Understanding Indo-Fijian girls’ experiences in sport, physical activity and physical education: an intersectional study

Rohini Balram
Bonnie Pang
Jorge Knijnik

Whilst other sporting narratives of girls and women from the Global North have been well explored, there is limited research about girls from a Fijian background. Furthermore, within this ethnic/cultural group, their diverse voices are not well understood. Indo-Fijian girls who are of a South Asian background, and were born and reside in Fiji, are marginalised to a triple degree in the country’s sporting platforms: they face gender inequalities emanating from a patriarchal society; secondly, they are marginalised in terms of race and ethnicity, thus not having access to the same sporting opportunities that their iTaukei (Fijian natives) counterparts do, especially in mixed-race team sports. Finally, Indo-Fijian girls are economically disenfranchised, living in the peripheries of the Global South, where they struggle with a lack of funding, inequitable policies and an unstable political climate. This triple layer of marginalisation deprives Indo-Fijian girls/young women of real opportunities and rights in the sporting fields to play sports for better health and fitness as equal Fijian citizens. This study reports on a one-year ethnographic research and presents sporting narratives of young Indo-Fijian women aged between 16 and 25 years from the capital city of Fiji. The data was collected employing photo-elicitation interviews aiming to illuminate the experiences and trajectories within formal and recreational sport and physical activity of Indo-Fijian girls. The paper draws upon critical, intersectional and poststructuralist theories to thematically analyse the data. The young women’s narratives reveal that many times their athletic pursuits and passion disrupt the Fijian gender, racial and class orders as they consistently exercise their daily and sporting agency; sometimes these girls also find themselves complying with the hegemonic gender/racial order. This study amplifies local and marginalised voices of Indo-Fijian girls and emphasises the urgent need for inclusive and innovative educational pathways for Indo-Fijian girls in Fiji’s schools, thus fulfilling the country’s ratification of the Convention on the Elimination of All Forms of Discrimination Against Women (CEDAW).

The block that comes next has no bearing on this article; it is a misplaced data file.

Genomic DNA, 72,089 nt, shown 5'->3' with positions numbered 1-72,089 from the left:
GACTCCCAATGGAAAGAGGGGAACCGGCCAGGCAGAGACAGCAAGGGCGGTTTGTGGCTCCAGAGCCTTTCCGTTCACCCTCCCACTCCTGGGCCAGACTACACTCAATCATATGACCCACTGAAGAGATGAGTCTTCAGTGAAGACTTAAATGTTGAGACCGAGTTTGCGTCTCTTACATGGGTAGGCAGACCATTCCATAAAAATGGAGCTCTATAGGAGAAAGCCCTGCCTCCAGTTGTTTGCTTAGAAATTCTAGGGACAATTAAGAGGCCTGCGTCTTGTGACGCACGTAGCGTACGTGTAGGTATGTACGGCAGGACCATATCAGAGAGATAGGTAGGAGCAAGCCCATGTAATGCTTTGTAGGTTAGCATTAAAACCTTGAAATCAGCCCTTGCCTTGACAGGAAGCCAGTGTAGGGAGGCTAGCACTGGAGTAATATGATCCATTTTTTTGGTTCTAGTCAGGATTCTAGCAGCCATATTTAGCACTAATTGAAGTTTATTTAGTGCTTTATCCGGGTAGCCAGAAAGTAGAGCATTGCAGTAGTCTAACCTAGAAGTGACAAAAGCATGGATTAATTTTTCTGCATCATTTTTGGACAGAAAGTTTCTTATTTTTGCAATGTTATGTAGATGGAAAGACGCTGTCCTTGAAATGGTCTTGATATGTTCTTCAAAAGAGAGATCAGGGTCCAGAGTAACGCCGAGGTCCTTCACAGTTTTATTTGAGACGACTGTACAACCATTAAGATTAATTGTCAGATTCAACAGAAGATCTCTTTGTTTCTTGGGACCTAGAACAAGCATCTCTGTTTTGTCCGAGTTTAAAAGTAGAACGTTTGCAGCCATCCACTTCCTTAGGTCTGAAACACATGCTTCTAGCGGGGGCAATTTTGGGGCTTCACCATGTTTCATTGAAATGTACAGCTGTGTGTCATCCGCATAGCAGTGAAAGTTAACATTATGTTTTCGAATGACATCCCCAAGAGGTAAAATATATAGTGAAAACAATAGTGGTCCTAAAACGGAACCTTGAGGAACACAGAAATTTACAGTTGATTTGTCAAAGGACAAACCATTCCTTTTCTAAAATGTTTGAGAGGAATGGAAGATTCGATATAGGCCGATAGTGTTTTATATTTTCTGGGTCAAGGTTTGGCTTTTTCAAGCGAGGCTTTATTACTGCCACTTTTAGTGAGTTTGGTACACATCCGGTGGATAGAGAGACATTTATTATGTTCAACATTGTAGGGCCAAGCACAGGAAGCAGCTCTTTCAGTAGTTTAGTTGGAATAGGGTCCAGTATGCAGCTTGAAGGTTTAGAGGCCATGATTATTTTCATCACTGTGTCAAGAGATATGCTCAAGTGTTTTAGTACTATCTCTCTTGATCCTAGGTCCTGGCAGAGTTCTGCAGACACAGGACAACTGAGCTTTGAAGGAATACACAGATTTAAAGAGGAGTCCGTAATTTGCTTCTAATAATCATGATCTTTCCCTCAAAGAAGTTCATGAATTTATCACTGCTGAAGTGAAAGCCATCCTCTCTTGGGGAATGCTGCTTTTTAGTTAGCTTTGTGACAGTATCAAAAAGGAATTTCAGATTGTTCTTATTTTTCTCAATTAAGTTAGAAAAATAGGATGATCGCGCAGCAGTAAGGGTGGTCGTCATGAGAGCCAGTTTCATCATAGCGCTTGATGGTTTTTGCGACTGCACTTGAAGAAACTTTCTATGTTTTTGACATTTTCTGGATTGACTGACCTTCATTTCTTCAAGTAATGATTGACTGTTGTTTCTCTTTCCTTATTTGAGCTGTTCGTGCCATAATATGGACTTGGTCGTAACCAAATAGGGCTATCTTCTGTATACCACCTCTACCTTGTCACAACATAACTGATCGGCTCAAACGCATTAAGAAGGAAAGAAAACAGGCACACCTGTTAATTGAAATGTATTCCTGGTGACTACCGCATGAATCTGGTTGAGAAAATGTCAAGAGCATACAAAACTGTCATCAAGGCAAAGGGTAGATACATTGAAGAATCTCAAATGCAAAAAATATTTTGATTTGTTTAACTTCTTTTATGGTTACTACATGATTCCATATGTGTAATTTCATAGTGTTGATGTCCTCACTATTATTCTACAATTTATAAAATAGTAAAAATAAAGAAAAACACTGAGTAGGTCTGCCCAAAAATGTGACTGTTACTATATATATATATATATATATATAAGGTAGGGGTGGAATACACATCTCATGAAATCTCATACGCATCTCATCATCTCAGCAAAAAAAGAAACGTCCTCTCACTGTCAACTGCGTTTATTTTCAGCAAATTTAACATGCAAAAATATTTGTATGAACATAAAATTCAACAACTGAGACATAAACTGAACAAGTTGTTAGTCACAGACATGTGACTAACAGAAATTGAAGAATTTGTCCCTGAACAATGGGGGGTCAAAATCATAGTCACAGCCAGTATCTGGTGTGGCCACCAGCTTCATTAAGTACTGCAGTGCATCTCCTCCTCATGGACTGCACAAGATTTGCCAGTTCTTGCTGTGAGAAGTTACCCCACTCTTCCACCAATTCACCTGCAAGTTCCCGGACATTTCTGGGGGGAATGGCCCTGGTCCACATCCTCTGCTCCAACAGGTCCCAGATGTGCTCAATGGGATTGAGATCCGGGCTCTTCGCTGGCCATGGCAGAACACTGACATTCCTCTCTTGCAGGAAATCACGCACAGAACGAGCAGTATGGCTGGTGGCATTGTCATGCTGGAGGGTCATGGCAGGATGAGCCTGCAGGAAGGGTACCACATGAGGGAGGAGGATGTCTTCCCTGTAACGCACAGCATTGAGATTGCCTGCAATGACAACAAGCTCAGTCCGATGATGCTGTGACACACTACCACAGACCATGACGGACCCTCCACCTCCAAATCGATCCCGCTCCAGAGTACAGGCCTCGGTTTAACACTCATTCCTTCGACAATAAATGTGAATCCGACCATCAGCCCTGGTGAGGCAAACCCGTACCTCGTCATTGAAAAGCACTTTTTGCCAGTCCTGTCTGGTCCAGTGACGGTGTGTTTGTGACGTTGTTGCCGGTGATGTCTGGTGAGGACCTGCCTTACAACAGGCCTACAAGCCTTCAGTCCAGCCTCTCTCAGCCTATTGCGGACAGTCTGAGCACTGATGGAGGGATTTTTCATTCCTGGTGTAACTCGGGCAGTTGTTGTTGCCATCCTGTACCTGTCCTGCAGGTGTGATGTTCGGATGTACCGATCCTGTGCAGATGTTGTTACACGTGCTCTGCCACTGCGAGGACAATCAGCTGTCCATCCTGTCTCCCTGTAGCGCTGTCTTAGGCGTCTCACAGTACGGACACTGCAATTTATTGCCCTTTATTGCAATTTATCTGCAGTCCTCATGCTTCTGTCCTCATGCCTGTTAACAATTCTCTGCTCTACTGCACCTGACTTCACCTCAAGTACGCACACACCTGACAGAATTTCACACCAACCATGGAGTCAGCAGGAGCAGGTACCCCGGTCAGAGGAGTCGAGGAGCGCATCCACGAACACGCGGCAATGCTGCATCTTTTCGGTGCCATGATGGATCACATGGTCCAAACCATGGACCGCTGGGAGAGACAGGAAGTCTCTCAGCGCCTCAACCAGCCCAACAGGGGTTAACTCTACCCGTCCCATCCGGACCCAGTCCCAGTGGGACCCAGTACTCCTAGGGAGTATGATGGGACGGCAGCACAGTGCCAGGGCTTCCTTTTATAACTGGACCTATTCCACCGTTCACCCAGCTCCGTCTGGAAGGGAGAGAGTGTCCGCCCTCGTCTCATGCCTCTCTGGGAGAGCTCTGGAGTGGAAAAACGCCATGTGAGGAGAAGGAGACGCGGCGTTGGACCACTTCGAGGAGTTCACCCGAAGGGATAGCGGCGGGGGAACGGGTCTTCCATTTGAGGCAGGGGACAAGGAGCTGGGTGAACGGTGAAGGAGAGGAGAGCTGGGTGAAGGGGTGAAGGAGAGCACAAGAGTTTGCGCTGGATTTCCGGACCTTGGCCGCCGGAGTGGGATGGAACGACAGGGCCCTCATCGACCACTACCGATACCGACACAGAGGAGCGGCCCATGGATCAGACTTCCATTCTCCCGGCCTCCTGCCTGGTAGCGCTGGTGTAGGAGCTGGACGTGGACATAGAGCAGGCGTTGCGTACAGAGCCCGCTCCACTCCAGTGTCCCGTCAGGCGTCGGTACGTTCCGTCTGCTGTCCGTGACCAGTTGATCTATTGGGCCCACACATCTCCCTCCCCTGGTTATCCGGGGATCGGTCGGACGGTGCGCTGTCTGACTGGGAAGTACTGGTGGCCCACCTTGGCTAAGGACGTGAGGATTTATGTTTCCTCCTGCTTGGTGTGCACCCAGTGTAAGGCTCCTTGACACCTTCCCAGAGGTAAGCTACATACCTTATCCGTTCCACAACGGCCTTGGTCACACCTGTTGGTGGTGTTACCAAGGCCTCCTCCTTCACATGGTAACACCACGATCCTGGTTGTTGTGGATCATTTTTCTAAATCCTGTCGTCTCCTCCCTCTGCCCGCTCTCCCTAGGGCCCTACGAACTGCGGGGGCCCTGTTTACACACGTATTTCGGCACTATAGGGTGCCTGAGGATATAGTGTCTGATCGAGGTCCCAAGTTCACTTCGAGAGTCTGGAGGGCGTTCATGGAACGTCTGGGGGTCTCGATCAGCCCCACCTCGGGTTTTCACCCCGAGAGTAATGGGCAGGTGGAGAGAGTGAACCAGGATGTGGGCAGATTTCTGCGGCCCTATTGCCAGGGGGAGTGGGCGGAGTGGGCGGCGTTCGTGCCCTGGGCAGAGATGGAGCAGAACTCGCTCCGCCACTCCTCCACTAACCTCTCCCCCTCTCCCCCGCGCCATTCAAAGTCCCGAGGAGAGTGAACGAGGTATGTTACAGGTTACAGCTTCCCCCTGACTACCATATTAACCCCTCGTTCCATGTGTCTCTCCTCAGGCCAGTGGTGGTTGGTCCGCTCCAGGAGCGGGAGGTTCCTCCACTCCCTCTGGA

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Research Type(s)
Journal Article
May 16, 2024
Published in

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